Airports across the world are looking to transform themselves into cargo hubs. How can Air Cargo Community Systems help?
Airports play a very important role in the logistics value chain. These are the hubs of commercial activities and as one of the studies have revealed in the past the air cargo spends more time at the airport for processing and clearing than actually flying which is the core value that the end customer expects.
Most airports across the world have been traditionally operating a “land-lord” or a “concession” model regarding the air cargo and have thus far kept an arm’s length from the core operations or growth of cargo unlike some other airports who have been deeply involved in promotion as well as operations of air cargo. However, times are changing now. With increasing competition, pressure from regulators around security, pressure for creating Trade Facilitation infrastructure to comply with the WTO’s Trade Facilitation agreements, the need to increase economic activity and create more jobs; the airport’s involvement in the core cargo business is increasing now.
In order to address the above and ensure customer satisfaction so that the stakeholders are motivated to bring cargo to their airports, the airports have to create next generation digital infrastructure for cargo. We call it creating the “Airport Single Window” for airport’s stakeholders that will help in trade facilitation. This is also like building an Air Cargo Community around the airport. The true next generation Airport Cargo Community systems do exactly that for the airports.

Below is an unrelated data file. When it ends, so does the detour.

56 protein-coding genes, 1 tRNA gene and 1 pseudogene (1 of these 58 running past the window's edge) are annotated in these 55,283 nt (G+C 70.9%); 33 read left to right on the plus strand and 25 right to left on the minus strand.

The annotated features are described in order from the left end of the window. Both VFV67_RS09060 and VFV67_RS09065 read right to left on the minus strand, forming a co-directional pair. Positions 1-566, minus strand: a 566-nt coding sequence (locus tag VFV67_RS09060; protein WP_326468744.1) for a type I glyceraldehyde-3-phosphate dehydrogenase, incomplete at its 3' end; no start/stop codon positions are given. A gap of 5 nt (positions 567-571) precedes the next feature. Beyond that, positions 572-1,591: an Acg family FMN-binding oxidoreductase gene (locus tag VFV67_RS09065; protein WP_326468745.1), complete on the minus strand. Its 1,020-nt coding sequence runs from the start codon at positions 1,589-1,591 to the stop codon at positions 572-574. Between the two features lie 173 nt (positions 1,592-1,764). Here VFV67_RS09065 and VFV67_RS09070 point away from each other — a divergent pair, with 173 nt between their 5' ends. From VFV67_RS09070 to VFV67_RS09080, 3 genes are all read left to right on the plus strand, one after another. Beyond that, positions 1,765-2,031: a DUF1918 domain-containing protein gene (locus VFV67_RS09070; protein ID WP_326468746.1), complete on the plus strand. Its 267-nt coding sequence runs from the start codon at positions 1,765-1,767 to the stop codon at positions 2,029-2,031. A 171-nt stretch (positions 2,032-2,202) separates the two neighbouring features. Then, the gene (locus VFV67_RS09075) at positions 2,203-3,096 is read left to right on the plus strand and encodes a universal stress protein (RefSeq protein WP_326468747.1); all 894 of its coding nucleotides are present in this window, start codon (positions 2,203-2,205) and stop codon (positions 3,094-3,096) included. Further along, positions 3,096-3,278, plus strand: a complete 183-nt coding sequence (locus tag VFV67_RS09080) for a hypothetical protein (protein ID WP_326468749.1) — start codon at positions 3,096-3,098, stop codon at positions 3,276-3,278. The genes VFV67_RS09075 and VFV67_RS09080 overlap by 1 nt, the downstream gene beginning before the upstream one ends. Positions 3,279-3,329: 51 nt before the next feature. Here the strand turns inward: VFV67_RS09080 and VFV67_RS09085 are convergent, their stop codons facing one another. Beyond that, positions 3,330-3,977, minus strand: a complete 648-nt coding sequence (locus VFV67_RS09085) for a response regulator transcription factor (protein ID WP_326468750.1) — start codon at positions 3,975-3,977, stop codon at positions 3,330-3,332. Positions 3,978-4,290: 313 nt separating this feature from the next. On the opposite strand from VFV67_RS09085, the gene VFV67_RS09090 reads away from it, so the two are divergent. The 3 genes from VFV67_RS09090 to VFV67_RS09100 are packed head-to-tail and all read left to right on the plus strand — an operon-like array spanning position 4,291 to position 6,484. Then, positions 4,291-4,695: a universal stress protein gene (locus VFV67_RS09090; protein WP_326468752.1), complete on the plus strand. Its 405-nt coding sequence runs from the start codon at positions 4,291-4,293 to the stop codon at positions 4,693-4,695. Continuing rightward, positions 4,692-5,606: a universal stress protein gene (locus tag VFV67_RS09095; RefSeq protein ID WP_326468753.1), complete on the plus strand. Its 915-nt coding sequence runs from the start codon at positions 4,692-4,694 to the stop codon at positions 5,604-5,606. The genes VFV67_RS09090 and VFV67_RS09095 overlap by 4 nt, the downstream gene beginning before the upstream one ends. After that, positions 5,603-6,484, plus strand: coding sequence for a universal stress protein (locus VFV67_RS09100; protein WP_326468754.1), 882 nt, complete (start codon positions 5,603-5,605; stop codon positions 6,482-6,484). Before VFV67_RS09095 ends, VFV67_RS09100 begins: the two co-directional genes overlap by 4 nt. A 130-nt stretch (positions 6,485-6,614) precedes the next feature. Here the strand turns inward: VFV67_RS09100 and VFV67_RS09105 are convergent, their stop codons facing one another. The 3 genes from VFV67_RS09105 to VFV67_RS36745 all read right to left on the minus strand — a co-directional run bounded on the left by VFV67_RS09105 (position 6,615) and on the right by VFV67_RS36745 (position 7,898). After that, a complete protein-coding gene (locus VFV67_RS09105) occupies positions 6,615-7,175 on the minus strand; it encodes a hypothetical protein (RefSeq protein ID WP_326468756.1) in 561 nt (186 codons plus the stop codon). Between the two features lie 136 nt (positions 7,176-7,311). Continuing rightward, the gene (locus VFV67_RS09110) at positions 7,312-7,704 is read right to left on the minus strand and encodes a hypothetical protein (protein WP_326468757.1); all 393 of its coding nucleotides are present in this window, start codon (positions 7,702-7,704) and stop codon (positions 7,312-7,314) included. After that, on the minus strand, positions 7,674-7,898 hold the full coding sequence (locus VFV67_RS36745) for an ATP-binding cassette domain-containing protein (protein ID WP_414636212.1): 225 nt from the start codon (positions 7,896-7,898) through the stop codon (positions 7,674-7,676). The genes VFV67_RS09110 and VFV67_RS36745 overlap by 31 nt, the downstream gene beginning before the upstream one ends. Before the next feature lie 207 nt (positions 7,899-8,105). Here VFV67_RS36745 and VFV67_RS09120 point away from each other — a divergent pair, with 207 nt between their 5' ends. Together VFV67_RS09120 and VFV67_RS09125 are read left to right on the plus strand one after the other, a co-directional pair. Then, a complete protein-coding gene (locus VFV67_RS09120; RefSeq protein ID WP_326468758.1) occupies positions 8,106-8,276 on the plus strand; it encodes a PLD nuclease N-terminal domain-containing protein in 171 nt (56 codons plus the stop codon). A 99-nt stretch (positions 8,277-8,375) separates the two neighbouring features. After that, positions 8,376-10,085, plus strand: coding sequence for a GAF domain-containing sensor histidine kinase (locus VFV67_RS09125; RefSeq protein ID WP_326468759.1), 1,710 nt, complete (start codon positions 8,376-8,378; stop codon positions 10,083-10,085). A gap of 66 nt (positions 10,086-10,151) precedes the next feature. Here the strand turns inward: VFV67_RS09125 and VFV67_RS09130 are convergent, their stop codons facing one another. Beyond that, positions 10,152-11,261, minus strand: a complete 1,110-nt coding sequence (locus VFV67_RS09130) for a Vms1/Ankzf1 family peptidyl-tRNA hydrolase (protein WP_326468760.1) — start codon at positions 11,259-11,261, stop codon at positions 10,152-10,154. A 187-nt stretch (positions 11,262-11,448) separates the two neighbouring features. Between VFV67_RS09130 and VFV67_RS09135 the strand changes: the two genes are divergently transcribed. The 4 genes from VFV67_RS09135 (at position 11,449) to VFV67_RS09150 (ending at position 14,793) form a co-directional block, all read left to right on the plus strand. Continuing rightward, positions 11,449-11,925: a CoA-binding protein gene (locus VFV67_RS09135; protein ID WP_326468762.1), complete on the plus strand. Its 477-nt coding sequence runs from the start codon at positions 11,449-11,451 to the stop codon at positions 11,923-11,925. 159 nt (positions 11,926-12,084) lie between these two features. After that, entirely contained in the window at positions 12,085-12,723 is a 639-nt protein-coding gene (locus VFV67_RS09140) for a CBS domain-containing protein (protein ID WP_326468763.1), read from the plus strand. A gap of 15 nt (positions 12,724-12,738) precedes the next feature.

The general expectation is having an ACS will solve all current problems. How true is this statement? Does it make internal automation systems irrelevant?
Since supply chain by definition extends beyond the enterprise, having just good IT systems for automation of cargo handling activities is not sufficient. There are serious inefficiency and transparency issues in the supply chain although a lot of stakeholders have their own automation systems in place. Let me give you an example. An MNC forwarder has a world class system, a multinational handling company has a world class system as well.
However, in the absence of an airport community system, the handler doesn’t know how many trucks to expect when and this often leads to congestion and higher dwell times at the airport. This is just one simple case. We have identified around 100 such use cases of a community system which will give you the scale of the problems that can be solved by such single windows. Internal systems are relevant but not sufficient in making the air cargo industry more efficient. The need for effectively connecting to the stakeholders can’t be understated.
Has digitalisation helped stakeholders cut their operating expenses and improve bottom-line?
This is very simple to understand. With air cargo community systems, through advance data exchange stakeholders have been able to reduce waiting times at the airports, there’s no need to run from pillar to post for shipment processing, there’s reduction in duplicate data entry, reduced paper work, reduced mal-practices, better transparency across the supply chain all causing reduced operating expenses and this reduction goes directly to improve the bottom-line. I am personally extremely excited about the proliferation of such community platforms and I believe the industry will change forever with the next generation airport cargo community systems.